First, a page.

Conor Reidy’s practice is informed by his weekly train journeys to and from college. Focusing on the juxtaposition of the natural and manmade objects in the landscape the work explores the subtle comparisons between these structures. Documenting his journey, the work incorporates imagery of natural structures including trees, water, and land, as well as artificial and mechanical structures such as pylons, buildings, wires, signs and telegraph poles.
The work developed as a response to Walter Benjamin’s essay “The Work of Art in the Age of Mechanical Reproduction” (1936). The conceptual aspects of the work have foundation in some of Benjamin’s references and conclusions to printmaking in the essay, including his argument that the work of art’s authenticity or “aura” is diminished by technical modes of reproduction. Benjamin concludes that these mechanical modes of reproduction emancipate the art object from the “negative theology of ‘pure’ art”.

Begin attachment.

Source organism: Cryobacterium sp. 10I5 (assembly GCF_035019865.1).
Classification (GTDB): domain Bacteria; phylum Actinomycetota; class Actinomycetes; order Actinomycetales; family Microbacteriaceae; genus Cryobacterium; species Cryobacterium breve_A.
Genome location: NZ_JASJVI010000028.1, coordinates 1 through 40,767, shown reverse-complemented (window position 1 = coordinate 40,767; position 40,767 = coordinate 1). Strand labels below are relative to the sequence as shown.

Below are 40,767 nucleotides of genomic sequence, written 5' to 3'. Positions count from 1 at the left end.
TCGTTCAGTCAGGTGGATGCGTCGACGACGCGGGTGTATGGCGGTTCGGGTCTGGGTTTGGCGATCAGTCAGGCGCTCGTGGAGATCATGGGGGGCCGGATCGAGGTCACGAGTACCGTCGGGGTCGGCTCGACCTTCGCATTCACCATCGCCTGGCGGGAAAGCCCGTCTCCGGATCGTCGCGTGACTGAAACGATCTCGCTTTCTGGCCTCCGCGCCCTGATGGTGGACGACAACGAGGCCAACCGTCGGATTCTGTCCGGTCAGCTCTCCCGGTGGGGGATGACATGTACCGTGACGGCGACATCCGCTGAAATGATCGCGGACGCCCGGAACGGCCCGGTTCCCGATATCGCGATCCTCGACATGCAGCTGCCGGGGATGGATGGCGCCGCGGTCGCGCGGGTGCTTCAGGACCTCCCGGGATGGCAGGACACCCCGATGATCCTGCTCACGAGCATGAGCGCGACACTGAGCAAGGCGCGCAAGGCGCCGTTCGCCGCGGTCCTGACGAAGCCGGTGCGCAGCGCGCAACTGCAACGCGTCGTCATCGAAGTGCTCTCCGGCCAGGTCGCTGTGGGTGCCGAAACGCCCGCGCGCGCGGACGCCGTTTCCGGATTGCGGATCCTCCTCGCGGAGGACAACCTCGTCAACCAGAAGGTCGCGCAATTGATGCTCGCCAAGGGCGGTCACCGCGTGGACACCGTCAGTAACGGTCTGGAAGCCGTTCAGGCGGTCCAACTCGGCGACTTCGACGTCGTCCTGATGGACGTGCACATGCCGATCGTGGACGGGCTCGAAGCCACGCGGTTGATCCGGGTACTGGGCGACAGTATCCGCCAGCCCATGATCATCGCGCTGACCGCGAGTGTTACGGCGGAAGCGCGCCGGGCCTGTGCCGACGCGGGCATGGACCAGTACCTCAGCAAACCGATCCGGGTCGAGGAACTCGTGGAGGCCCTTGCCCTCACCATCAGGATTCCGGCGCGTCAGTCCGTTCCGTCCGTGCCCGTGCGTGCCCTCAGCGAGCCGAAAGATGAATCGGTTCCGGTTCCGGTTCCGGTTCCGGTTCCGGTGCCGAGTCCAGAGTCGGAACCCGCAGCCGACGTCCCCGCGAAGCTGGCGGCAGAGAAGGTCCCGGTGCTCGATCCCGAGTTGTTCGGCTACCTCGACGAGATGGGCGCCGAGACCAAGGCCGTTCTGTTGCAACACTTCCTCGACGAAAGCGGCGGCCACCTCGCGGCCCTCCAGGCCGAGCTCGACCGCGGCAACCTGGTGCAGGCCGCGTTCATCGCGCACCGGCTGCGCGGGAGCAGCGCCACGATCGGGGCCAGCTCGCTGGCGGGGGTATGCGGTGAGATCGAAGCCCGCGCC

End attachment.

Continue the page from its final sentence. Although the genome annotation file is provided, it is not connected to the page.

In Reidy’s work the natural structures in the landscape can be seen as a representative of Benjamin’s ‘pure’ art. It is arguable that the manmade structures are symbolic of the mechanical reproduction process Benjamin discusses throughout the essay. The experience of the actual train journey itself as mediated in the imagery acts as a response Benjamin’s argument. The journey demonstrates how the complex interplay of natural and manmade structure elements in the work can lead to unexpected new aesthetic combinations.